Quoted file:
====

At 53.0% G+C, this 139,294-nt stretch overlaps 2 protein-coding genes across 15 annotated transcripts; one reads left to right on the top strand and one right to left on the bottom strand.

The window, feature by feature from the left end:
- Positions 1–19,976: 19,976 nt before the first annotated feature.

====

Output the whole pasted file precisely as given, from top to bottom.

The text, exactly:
At 53.0% G+C, this 139,294-nt stretch overlaps 2 protein-coding genes across 15 annotated transcripts; one reads left to right on the top strand and one right to left on the bottom strand.

The window, feature by feature from the left end:
- Positions 1–19,976: 19,976 nt before the first annotated feature.